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A supramodal accumulation-to-bound signal that determines perceptual decisions in humans


In theoretical accounts of perceptual decision-making, a decision variable integrates noisy sensory evidence and determines action through a boundary-crossing criterion. Signals bearing these very properties have been characterized in single neurons in monkeys, but have yet to be directly identified in humans. Using a gradual target detection task, we isolated a freely evolving decision variable signal in human subjects that exhibited every aspect of the dynamics observed in its single-neuron counterparts. This signal could be continuously tracked in parallel with fully dissociable sensory encoding and motor preparation signals, and could be systematically perturbed mid-flight during decision formation. Furthermore, we found that the signal was completely domain general: it exhibited the same decision-predictive dynamics regardless of sensory modality and stimulus features and tracked cumulative evidence even in the absence of overt action. These findings provide a uniquely clear view on the neural determinants of simple perceptual decisions in humans.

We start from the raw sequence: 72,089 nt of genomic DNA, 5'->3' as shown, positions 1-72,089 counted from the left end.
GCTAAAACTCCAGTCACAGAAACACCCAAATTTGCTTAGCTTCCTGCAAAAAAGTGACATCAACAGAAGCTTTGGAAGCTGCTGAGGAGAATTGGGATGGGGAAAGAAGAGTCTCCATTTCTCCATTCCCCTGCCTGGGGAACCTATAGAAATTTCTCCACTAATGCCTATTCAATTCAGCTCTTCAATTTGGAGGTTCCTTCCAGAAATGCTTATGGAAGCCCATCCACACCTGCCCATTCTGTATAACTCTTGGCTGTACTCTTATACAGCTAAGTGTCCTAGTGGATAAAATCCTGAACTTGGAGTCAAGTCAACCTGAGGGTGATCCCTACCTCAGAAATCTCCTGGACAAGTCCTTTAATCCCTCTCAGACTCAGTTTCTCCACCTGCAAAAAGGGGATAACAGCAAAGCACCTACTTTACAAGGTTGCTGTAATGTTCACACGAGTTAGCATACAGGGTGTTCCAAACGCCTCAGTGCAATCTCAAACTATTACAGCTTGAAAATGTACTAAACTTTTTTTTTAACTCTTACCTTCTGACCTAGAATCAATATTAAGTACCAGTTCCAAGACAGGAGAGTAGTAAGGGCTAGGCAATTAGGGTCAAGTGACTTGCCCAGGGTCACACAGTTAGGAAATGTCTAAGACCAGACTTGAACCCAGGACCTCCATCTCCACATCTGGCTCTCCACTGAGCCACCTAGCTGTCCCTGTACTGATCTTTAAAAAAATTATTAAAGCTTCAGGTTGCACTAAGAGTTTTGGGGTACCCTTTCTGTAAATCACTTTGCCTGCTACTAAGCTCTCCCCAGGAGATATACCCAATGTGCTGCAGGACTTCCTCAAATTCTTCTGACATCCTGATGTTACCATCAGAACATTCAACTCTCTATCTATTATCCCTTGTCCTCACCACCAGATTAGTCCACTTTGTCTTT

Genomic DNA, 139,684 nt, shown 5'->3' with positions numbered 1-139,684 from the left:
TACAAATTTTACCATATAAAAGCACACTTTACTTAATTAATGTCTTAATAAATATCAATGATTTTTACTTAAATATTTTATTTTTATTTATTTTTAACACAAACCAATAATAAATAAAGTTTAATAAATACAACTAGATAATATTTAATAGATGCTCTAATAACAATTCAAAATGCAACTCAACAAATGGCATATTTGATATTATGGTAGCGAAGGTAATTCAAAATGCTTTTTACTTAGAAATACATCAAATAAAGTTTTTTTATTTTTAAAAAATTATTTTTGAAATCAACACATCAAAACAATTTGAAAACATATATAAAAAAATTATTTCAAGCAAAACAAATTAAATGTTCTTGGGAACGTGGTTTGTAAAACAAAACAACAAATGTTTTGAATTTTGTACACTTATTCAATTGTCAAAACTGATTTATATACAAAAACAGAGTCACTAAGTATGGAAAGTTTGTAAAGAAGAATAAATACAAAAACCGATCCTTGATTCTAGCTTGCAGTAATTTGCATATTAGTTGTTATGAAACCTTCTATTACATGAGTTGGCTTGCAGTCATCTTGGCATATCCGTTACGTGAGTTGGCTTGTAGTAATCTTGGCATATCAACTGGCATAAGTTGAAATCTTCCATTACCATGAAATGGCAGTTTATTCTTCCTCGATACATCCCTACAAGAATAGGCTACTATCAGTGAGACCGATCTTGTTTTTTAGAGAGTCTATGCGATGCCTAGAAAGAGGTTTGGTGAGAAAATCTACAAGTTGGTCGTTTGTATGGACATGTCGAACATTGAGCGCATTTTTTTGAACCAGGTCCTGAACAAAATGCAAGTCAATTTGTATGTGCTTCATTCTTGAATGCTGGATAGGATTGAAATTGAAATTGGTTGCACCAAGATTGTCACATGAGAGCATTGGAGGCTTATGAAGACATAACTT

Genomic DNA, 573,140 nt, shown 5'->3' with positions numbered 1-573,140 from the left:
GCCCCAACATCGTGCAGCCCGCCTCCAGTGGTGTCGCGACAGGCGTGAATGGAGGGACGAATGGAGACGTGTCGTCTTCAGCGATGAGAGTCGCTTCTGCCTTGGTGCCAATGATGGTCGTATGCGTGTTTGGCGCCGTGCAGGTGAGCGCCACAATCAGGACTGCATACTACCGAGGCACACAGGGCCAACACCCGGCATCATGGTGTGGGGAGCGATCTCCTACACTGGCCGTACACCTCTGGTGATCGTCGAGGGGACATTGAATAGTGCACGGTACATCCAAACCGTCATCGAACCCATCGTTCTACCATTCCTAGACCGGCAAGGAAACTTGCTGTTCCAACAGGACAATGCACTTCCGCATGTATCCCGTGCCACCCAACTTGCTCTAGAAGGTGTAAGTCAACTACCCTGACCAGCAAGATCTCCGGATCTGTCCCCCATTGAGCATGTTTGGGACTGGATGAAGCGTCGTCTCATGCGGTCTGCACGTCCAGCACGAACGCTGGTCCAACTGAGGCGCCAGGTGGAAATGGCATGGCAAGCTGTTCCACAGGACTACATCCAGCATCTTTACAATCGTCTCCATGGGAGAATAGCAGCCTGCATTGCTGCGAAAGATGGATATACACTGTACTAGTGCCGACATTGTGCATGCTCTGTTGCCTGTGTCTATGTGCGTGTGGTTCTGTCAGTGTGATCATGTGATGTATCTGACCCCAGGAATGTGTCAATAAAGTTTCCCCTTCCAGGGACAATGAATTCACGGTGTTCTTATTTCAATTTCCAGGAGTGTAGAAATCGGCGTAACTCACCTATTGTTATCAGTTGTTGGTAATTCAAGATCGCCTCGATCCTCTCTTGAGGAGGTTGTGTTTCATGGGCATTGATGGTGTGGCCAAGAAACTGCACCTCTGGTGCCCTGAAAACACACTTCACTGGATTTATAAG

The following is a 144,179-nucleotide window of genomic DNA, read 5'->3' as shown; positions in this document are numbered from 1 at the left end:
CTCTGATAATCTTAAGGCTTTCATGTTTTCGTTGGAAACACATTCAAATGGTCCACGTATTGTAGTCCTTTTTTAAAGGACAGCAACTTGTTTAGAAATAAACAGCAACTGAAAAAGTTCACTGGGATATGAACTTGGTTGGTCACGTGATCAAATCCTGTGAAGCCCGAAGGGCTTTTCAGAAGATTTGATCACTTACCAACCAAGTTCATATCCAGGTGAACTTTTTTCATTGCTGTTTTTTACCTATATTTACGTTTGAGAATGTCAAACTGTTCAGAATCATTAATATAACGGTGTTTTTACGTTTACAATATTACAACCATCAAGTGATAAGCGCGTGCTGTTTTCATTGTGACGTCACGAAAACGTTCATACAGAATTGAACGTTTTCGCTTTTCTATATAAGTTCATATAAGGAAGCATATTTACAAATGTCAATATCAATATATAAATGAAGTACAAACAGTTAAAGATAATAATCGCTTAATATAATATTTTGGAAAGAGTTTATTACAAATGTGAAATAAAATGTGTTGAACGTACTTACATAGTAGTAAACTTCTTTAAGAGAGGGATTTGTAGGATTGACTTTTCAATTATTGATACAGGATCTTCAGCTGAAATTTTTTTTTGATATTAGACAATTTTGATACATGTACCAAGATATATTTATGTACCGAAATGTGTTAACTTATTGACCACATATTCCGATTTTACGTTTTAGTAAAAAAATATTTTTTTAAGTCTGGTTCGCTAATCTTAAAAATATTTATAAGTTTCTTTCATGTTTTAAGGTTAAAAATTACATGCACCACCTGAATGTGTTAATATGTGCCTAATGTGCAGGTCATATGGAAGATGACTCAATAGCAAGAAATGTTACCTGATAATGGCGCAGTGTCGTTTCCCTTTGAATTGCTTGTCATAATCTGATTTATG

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Figure 1: Distinct sensory evidence and decision signals observed during gradual target detection.
Figure 2: Decision signals determine the probability of target detection.
Figure 3: The CPP decision signal closely tracks incoming sensory evidence with temporal precision irrespective of action requirement.
Figure 4: The CPP decision signal accumulates incoming sensory evidence irrespective of sensory modality or target feature.
Figure 5: The CPP shares many of the characteristics of the classic P300 component.


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The authors thank S. Hillyard, I. Robertson, M. Bellgrove, E. Lalor and J. Balsters for helpful comments, and P. Collins, E. Lacey, C. Devine and D. Allen for their assistance with data collection. This work was supported by an Irish Research Council for Science Engineering and Technology EMPOWER fellowship (R.G.O.).

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The study was jointly conceived by R.G.O., P.M.D. and S.P.K. The experiments and tasks were designed by R.G.O. and S.P.K. S.P.K. programmed the tasks and R.G.O. collected the data. R.G.O. and S.P.K. analyzed the data and wrote the manuscript.

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Correspondence to Simon P Kelly.

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The authors declare no competing financial interests.

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O'Connell, R., Dockree, P. & Kelly, S. A supramodal accumulation-to-bound signal that determines perceptual decisions in humans. Nat Neurosci 15, 1729–1735 (2012).

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